By Lincoln MacKinnon

Jean-Luc Godard once said, “I am a whore fighting the pimps of cinema” (Busack 1997, para. 8). In Contempt (Jean-Luc Godard, 1963), Godard systematically deploys a number of unconventional devices (thematic and technical), to mount a critique on the standardization, commoditization and exploitative nature of conventional cinema. Through creating multiple dualities, metaphors, inter-textual references, and parallels with his own life as a filmmaker, Godard effectively rebels against the established film conventions that dominate cinema. Self consciously aware that he himself inhabits this ‘world’, and is, in affect, an “ideological product of the system” (Camolli & Narboni 1999, p.753), Contempt exhibits a high level of self-reflexivity, using technical devices to draw attention to the highly mediated and constructed nature of film. This self-awareness, effectively works as a communication between Godard and the viewer, encouraging an active, philosophical reflection on film and life itself, as apposed to the passive, closed narrative and homogenized experience inflicted by mainstream cinema.

In what is essentially “an epic documentary about the world of cinema” (Guaner 1967, p.60), by adapting and recreating Alberto Moravia’s novel ‘Il Disprezzo’ (A Ghost at Noon), which details a directors struggle to create a film on Homer’s Odyssey, Godard has created a ‘film within a film’. Unlike his previous works, Contempt is shot in color and cinemascope, and boasts, by Godard’s standards, a big budget – which allowed for the inclusion of the international star persona’s ‘Bridget Bardot’ and ‘Jack Polance’. It is within this commoditized environment, at the mercy of the producers, that Godard’s ‘Contempt’ becomes personalized, and therefore, his battle for art over commerce gains greater pertinence. The very title ‘Contempt’ explains not only Camille’s (Bridgitte Bardot) ‘contempt’ for protagonist Paul (Michel Piccoli), and Godard’s ‘contempt’ for the ideological confines of cinema, but also for himself – as “the worst sort of cinema sinner, one who betrays his own artistic sense” (Brody 2008, p.161), by working within mainstream cinema.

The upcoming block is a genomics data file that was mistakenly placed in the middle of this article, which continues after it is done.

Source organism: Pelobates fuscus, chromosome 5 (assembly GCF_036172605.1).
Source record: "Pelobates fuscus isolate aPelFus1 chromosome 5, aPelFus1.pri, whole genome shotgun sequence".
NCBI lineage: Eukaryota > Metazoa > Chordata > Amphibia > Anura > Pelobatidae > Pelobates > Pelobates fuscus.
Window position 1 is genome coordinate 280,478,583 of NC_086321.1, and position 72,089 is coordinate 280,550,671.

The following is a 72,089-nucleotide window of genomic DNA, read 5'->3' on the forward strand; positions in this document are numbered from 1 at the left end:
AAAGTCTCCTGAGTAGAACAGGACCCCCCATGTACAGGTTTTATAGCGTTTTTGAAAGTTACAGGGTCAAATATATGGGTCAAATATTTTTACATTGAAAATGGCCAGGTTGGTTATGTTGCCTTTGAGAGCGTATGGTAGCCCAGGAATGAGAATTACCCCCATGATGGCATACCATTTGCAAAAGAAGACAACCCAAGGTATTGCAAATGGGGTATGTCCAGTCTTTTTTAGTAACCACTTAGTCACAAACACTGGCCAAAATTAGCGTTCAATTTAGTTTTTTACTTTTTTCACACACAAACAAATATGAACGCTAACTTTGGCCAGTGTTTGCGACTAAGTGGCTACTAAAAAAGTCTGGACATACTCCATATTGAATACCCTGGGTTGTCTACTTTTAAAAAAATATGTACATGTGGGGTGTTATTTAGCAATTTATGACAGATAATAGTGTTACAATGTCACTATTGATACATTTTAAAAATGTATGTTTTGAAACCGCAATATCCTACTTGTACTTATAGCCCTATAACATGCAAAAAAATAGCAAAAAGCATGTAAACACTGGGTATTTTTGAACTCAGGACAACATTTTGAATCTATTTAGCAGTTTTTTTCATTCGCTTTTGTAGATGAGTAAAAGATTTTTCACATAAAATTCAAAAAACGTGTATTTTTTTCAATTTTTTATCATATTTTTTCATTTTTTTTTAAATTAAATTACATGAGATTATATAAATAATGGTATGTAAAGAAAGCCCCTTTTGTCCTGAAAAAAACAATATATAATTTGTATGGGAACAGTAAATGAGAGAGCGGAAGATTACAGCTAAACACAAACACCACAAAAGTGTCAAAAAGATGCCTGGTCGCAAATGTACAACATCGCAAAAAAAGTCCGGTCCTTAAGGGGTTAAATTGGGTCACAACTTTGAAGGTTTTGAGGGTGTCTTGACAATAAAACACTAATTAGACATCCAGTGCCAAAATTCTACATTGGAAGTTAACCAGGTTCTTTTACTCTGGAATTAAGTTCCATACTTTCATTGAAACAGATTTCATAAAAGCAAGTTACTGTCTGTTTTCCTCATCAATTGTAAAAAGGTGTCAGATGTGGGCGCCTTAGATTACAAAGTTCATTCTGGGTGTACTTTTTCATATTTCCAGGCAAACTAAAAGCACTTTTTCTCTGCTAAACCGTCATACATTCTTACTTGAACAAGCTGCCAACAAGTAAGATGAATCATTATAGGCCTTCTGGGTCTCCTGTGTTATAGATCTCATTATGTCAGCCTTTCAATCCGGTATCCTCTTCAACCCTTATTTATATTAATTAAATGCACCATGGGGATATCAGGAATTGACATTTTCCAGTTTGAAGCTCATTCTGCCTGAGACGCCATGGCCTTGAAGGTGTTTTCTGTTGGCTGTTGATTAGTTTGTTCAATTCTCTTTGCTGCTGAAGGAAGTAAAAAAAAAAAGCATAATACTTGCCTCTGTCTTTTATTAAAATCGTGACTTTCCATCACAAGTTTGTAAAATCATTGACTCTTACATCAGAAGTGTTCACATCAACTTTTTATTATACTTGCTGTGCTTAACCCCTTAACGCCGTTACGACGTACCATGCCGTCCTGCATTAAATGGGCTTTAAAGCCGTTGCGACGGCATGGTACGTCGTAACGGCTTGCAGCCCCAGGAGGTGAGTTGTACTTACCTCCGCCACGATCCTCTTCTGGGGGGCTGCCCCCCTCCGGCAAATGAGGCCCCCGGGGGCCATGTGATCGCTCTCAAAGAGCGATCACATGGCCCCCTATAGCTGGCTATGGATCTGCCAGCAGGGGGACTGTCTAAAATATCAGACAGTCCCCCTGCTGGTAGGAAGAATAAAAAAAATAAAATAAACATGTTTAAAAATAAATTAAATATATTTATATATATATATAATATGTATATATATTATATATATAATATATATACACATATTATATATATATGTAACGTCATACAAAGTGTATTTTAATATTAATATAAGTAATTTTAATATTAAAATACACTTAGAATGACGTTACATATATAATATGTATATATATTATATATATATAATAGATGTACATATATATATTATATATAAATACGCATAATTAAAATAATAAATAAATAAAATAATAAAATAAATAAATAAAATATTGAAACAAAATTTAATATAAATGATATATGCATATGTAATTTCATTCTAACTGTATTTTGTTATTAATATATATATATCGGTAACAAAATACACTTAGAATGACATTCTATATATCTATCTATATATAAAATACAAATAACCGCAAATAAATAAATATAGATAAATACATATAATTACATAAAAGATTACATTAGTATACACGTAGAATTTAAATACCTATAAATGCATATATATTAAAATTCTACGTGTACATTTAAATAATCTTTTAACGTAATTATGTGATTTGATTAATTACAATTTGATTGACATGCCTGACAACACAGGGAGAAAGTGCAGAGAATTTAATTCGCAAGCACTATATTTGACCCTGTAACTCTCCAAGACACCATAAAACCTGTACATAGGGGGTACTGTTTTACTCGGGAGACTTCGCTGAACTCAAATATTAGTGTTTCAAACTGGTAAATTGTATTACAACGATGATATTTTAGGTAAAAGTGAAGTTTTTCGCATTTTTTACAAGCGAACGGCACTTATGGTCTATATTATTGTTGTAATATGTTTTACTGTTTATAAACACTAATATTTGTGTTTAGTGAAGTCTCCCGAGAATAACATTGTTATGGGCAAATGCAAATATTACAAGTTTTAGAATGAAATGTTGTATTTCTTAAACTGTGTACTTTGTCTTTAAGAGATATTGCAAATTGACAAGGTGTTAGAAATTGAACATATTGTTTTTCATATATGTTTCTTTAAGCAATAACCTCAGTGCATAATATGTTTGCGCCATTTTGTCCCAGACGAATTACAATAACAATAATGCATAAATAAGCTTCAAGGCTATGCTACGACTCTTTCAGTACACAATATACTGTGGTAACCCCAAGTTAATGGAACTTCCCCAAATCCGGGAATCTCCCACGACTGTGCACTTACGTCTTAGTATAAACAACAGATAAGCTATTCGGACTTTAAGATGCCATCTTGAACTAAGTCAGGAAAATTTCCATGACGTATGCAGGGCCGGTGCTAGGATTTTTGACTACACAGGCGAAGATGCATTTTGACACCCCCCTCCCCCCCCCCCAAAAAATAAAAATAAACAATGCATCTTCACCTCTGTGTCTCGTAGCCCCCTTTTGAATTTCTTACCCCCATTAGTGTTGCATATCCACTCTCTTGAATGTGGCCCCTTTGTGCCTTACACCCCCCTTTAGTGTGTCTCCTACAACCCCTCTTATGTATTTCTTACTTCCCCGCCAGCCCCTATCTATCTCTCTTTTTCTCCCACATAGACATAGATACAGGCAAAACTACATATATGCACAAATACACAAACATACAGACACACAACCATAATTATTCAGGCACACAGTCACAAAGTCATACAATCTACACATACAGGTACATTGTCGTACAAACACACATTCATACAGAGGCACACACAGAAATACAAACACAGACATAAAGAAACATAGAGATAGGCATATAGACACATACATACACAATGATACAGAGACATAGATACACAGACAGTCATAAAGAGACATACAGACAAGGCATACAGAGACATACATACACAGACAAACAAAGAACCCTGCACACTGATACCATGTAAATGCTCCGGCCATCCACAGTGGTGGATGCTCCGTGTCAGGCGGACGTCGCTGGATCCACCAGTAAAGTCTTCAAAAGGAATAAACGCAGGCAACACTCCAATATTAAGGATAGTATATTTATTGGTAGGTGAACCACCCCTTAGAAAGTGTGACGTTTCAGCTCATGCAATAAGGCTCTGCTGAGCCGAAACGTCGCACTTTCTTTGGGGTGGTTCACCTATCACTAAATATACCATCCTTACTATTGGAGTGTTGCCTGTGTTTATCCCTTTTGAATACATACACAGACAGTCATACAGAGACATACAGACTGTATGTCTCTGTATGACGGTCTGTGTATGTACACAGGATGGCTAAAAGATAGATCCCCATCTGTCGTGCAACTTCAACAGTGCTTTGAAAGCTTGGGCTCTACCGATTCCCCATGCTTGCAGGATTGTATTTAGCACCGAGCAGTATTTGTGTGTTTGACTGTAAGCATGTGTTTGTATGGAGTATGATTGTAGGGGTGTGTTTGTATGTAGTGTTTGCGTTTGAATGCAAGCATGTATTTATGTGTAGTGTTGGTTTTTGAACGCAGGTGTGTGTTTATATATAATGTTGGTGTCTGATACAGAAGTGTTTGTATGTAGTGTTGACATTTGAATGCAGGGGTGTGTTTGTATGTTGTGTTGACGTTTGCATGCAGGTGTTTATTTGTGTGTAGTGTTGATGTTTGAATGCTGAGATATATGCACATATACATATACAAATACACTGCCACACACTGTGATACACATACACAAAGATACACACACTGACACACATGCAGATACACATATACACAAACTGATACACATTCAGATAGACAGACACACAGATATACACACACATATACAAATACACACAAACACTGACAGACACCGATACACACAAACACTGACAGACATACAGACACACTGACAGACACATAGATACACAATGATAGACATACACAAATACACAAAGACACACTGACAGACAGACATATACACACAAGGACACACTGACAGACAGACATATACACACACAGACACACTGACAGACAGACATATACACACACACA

Set in Rome, and dominated by the primary colors; blue, red and yellow, the opening sequence of Contempt features a wide-angled (cinemascope), long take composition, of a Mitchell camera (controlled by Raoul Coutard) and film crew, tracking the movements of ‘Francesca’ (Giorgia Moll) as she walks past the Cinecitta. In an expository and self-reflexive manner, reminiscent of Orson Welles’s ending of The Magnificent Ambersons (Orson Welles, 1942) (Guaner, 1967), Godard reads out the opening credits of the film. The voice-over then quotes, “’The cinema’, said Andre Bazin, ‘substitutes for our look a world which conforms to our desires.’ Contempt is a story of this world”. Consequently, “cinema itself becomes the object of the shot” (Farocki 1998, p.33), drawing the audience’s attention to the inherently contrived nature of film. By quoting Bazin, a revered critic of the ‘old cinema’, Godard is essentially celebrating the world of the ‘old’ and ‘real’ cinema – of which Bazin praised for its authenticity and innovation. Similarly, the long take composition, documentary style aesthetic, and extreme self awareness of this opening shot, is akin to Roberto Rossellini and Italian Neo-realism, of which Bazin was a major supporter.